Wednesday, November 25, 2020

Robbert Dijkgraaf and the end of pure science

OK, Albert Einstein found most of his deep ideas in Ulm, Bern, Zurich, Prague, and Berlin, but most people associate him with Princeton, New Jersey, where he was employed as an older man who was already famous but no longer too explosively original (imagine: Princeton gets almost all the credit while Prague where Einstein realized that he needed a theory with the equivalence principle gets almost no credit). The NJ employer was the Institute for Advanced Studies (IAS) and for a few years, Robbert Dijkgraaf was the director of the IAS. Dijkgraaf is my fellow co-father of screwing/matrix string theory (Dijkgraaf is the biologically non-identical twin in the Verlinde triplet, as Susskind has pointed out) and a co-author of a small paper of ours.



Fine, he just wrote an essay for the Quanta Magazine,
Contemplating the End of Physics.
He says that physics isn't ending but some of his detailed argumentation sounds very similar to the – intellectually incompetent and impotent – pseudointellectuals who have talked about ludicrous concepts such as "the end of physics" for decades. Before we get to some content, I must say to Robbert that if he is "contemplating" the end of physics, he should also be "contemplating" his moral duty to return all the salaries and grants he has received in Amsterdam and Princeton because he was hired to manage physics and drive it to progress, not to end it! Quite generally, I find it stunning for people to "contemplate the end of physics" and similar things when they are paid huge salaries for "doing physics" instead. These two should be totally incompatible, shouldn't they?



Fine. Dijkgraaf writes down two main ideas "why physics isn't over". First, as I wrote two weeks ago, state-of-the-art theoretical physics as of 2020 isn't just about the discovery of the new particles, something within the pre-existing framework of de facto perturbative quantum field theory. Physics is also about the much more general and innovative ideas outside the box of perturbative quantum field theory or outside any quantum field theory (it is the effort to find and increasingly understand the new frameworks outside the QFT box and the relationships between them) and Dijkgraaf believes that we only know a small part of the important ideas in this category. We're just getting started, he claims.

Well, I tend to believe that we already know a sizeable fraction of these "fundamental physics beyond QFT" ideas as well but none of us has any proof in one way or another. So far so good.



The second major part of Dijkgraaf's argumentation is that only now, physics (and science) is getting truly interesting because we're no longer just describing pre-existing things carved by Mother Nature. We are constructing and engineering new things – new species in genetic engineering, artificial intelligence, and new Universes out of string compactifications may be three very different examples that nevertheless share a trait – and that's finally similar to Columbus' ability to sail a ship away from the European beaches towards the New World, if I add some layers of creativity to Robbert's text and if I remove some redundant copies of the claims. ;-)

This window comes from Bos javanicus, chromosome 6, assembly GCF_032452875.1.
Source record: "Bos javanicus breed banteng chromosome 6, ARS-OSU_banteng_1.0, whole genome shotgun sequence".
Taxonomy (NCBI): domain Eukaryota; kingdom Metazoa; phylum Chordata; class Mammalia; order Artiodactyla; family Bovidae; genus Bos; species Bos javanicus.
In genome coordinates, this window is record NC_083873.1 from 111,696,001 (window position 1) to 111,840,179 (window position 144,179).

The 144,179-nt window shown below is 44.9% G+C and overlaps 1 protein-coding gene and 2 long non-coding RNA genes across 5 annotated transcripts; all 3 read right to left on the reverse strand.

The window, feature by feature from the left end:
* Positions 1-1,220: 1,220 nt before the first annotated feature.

Fine, I agree with those explicitly written things as well. If I wanted to express a nearly equivalent meme differently, I would say that some decades ago, the world class theoretical physics has really switched from "the focus on particular observations and the invention of ad hoc hypotheses (picked from an infinite and misunderstood pool of candidates) that may explain them" to the "industry of mapping all mathematically possible theories and deciding which of them are consistent and useful for explanation of existing and new things, by deducing their consequences".

Indeed, I think that a good theoretical high-energy physicist of 2020 works as a geographer who maintains a "map" of all categories of mathematically formulated laws encoding physical theories (and their categories) in his or her or its or xir or their head (add 17 more pronouns, 30 genders went extinct due to Covid) and who has an idea what follows from each (including the relationships between them). Of course, no one knows the "complete map of mathematically possible or interesting theories" – we only know those that have been discovered or constructed by ourselves and others so far (and the set is really infinite and we can only achieve a finite fraction of understanding if we assign a measure to the ideas that favor the more fundamental ones) – but it is nevertheless a very powerful approach to have this "incomplete map" in our mind and to use it as a starting point of our very thinking about Nature. The explorers of the post-Columbus era also had the expertise of knowing the oceans and what to expect and how to behave there – you couldn't be a good explorer without that and you can't be a good theoretical physicist without a similar knowledge about the "map of known of theories and ideas" including the "dragons that are reasonably expected in the uncharted waters".